Mother blames herself after 14-year-old son shot to death

CHICAGO (STMW) - J-Quantae Riles and his mother and sister moved to Virginia a few months ago to get away from the violent streets of Chicago.

But things in Virginia didn’t work out, so J-Quantae, 14, his mother and 7-year-old sister returned to the Gage Park neighborhood a few weeks ago, the Chicago Sun-Times is reporting.

On Saturday night, he was walking home from the store with a group of friends about 9:30 p.m. in the 2200 block of West 59th Street in the West Englewood neighborhood when one person walked up and fired shots, according to Chicago Police.

The teen was found dead on the sidewalk with a gunshot wound in his back, authorities said. Police said he was a documented gang member. They said no one was in custody late Sunday night, and the investigation is ongoing.

Franika Marshall, the boy’s mother, is a hair stylist and a rapper who composed and starred in a music video titled “Put the Guns Down.” The video shows Marshall rapping and leading an anti-violence rally.

Marshall struggled through a candlelight vigil held at the scene of the shooting Sunday evening, though. Led through a crowd of well-wishers by community activists Andrew Holmes and Willie J.R. Fleming, Marshall sobbed as the men pleaded with the community for help bringing J-Quantae’s killer to justice.

“This is our fault,” Fleming said. “This isn’t just the shooter’s fault. This is our fault as a community, as elected officials and as police. We must come together to save the life of these children.”

Before the men carried her away, Marshall turned to a photo of her son in a light-colored hoodie. She reached out with her right hand. And she let her fingers rest on the image of her dead son’s chest.

J-Quantae’s cousin Evelyn Coleman, 12, said Sunday he loved playing basketball and was a prankster.

“He also loved to rap,” Coleman said of J-Quantae, who was an eighth-grader at Henderson Elementary school.

Marshall, who is pregnant with twins, feels partly responsible for her son’s death, said Holmes, a crisis responder for Chicago Survivors who has been consoling and guiding the family.

“She thinks it’s her fault because he got shot, but I explained to her it’s not her fault,” Holmes said. “She’s totally upset. She’s totally traumatized.”

Holmes said it’s unclear whether the shooting was a drive-by. The teen’s friends ran off when they heard the shots.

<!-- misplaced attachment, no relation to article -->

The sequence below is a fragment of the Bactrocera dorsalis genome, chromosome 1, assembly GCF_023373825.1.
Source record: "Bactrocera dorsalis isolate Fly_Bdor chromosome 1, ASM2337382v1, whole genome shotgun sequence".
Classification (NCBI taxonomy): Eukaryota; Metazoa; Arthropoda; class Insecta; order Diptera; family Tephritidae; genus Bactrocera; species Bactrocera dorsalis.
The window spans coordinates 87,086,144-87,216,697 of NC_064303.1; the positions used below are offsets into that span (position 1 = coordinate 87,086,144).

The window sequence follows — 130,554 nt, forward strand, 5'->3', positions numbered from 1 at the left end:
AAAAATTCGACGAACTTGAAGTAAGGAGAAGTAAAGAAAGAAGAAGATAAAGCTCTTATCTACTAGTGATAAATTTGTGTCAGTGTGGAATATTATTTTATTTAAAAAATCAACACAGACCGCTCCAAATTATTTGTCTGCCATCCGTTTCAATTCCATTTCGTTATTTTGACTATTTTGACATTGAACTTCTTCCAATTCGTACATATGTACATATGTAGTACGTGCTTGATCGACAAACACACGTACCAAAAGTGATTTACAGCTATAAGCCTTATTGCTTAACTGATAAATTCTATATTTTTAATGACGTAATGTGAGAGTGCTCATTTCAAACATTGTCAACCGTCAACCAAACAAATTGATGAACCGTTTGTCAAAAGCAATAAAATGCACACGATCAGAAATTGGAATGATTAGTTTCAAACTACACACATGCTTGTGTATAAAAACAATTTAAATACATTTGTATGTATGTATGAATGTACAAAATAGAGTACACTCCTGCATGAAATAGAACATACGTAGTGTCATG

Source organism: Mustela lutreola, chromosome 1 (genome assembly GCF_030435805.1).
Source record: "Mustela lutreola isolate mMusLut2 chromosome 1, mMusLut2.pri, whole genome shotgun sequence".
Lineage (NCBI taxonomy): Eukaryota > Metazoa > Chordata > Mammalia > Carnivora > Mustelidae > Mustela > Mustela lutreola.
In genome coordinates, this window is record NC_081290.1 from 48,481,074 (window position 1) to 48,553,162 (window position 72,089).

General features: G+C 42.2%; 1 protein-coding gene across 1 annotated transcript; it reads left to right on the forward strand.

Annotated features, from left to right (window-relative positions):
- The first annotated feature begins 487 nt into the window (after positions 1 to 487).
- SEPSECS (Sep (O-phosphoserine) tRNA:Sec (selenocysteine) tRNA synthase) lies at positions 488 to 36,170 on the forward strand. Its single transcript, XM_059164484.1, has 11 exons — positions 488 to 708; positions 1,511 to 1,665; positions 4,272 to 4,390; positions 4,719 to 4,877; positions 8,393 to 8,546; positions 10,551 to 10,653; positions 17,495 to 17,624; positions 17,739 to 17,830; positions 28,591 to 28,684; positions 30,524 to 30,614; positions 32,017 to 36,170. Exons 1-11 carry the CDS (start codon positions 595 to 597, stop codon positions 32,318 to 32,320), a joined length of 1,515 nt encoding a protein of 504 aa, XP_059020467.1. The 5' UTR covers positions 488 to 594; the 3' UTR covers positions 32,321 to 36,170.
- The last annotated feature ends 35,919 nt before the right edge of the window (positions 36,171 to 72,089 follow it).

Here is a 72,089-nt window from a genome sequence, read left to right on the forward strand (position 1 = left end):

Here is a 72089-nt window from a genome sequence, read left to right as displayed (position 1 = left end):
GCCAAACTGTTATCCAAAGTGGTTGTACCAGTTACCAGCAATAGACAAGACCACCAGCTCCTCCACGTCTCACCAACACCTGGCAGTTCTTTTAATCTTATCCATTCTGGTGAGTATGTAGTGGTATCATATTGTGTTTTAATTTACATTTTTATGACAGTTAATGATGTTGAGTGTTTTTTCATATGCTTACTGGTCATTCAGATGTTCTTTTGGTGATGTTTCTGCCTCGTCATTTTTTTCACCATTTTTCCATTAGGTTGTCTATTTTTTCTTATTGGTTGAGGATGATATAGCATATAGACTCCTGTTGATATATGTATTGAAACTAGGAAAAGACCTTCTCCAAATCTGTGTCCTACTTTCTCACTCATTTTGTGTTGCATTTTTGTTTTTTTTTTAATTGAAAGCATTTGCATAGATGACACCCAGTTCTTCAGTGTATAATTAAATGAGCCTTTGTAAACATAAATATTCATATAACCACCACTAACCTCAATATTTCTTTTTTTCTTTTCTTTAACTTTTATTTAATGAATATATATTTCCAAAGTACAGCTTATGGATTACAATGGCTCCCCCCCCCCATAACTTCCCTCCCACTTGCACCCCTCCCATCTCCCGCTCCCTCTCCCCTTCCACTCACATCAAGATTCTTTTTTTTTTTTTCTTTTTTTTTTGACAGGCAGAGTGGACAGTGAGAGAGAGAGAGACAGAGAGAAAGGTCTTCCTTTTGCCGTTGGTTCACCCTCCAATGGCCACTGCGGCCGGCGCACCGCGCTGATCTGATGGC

Around the time Marshall went to identify her son’s body on Sunday afternoon at the Cook County Medical examiner’s office, Mayor Rahm Emanuel stepped up to the pulpit at St. Sabina Catholic Church in Englewood and said people must speak up and help police solve crimes.

“We can’t live by a code of silence, we must live by a moral code,” Emanuel told the congregation. “Because where there is silence, there is evil.”

Emanuel said earlier Sunday he visited with the family of Kaylyn Pryor, 20, an aspiring model from Evanston who was shot and killed on Nov. 2 in Englewood, where she went to see her grandmother.

“Later today, I’m going to go open another playground, and I want to know: Is that going to be a playground for a child to swing, or a parent to cry? And we as a city need to answer that question,” Emanuel said.

Moments later, in a fiery homily, the Rev. Michael Pfleger, pastor of St. Sabina, referenced the shooting death of J-Quantae as well as 9-year-old Tyshawn Lee, who was fatally shot Monday afternoon.

Chicago Police said Lee was lured to a South Side alley where he was assassinated in retaliation against the boy’s father by a rival street gang.

Pfleger said he was angry, and after acknowledging that wishing suffering on another was not very Christian, he said he hoped whoever gunned down the boy was living a life of pain and misery because of his conscience.

He urged people to be brave and speak out against violence and those who shoot guns in order to become “game-changers.”

“We need game-changers in Chicago,” Pfleger said.

Holmes asks anyone with information about the shooting to call Operation Restoring Innocence at (800) 883-5587 or Chicago Surviors at (312) 488-9222.

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